This article is adapted with permission from the Ramsey-Washington Metro Watershed District's Ripple Effect newsletter, September 16, 2013.
We don't often get to look beneath the surface of our lakes and streams. But Maddy Jackson, a freshman in the College of Biological Sciences at the University of Minnesota, did just that. She shares her peek at Snail Lake from a different perspective.
"I’ve had the good fortune to grow up on Snail Lake," says Maddy, "and I’m sure it has contributed to my interest in biology. One day in July, my dad had a strange idea. He wanted to go snorkeling in Snail Lake! At first I thought he was kidding. How nasty would it be to go snorkeling in a lake that’s full of weeds and muck? But, it was roasty toasty outside, and I was up for a little adventure."
"At first, I avoided touching the weeds as much as possible. The way they slithered on my leg was simply unpleasant. But when I opened my eyes, it was as if I could finally see the lake for what it really was. The plants looked absolutely beautiful as they swayed back and forth with the waves. I couldn’t believe what I’d been missing the whole time."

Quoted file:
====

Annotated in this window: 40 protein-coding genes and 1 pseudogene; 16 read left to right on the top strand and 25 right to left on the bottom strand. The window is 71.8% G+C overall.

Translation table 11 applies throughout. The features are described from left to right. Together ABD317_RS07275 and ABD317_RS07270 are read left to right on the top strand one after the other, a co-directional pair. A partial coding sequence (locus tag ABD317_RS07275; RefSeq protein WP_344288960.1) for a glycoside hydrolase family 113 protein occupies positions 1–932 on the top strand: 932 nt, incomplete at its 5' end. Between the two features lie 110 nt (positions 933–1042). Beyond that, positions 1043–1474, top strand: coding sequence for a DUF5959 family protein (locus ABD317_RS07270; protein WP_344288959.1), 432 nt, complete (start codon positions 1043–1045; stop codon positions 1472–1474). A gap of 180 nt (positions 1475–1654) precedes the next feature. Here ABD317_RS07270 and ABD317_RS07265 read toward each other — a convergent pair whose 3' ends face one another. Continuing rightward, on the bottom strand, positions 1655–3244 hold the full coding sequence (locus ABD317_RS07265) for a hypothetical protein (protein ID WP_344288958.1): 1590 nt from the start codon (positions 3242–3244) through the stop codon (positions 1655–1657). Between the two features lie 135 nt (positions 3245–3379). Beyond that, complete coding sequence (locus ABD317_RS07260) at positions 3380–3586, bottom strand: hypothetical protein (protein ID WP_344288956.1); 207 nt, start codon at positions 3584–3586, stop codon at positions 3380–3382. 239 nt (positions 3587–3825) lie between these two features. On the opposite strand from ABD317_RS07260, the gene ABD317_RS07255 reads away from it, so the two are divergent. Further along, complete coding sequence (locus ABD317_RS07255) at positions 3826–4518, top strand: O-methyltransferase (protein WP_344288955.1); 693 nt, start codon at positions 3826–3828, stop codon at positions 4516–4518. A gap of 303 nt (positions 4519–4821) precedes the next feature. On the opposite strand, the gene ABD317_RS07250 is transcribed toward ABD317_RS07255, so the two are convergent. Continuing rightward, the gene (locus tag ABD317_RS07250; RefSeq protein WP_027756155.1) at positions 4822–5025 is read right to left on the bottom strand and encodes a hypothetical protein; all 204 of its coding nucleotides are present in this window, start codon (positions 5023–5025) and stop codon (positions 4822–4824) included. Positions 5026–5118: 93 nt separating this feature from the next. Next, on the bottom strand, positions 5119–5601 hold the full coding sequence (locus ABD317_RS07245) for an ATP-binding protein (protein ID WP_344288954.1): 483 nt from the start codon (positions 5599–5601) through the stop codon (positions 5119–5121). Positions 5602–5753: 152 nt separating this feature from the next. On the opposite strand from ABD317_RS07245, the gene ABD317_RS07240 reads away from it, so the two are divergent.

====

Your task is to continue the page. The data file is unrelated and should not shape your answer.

Photos by Maddy Jackson.
Ramsey-Washington Metro Watershed District staff also spent some time checking out the underwater plant communities in Snail Lake.
Water plants are important indicators of the health of a lake. Many are important sources of food for wildlife, too.
One of the most abundant plants found in Snail is wild celery, (Vallisneria americana) also known as eel grass. Wild celery is a rooted aquatic plant with tape-like leaves that undulate with the waves. In the late summer this plant sends a stalk spiraling up to water’s surface, eventually producing a small creamy flower. This slippery plant is an important wildlife food source.
Northern water nymph (Najas flexilis) is another common Snail Lake plant that is important to wildlife – ducks will eat the entire plant. This water nymph is a bushy, short-leaved plant often found in sandy areas 3 feet or more deep.
Broad-leaved pondweeds (Potamogeton amplifolius, P. illinoensis & P. richardsonii) were found in deeper waters. These plants are commonly called ‘muskie cabbage’ or ‘bass weed’ and the name pretty much describes their importance; they are marvelous habitat for fish. Staff were happy to not see any invasive aquatic plants.
Although not accounted for in the plant survey, district staff also spotted nine egrets all fishing the shallows on the north end of the lake. "The overall report is a happy one; we found a diverse, healthy native submersed plant community thriving in a lovely lake!"
For more information
More information about the Ramsey-Washington Metro Watershed District.
To find information about the MPCA's monitoring program activities, visit the MPCA’s water quality condition monitoring webpage.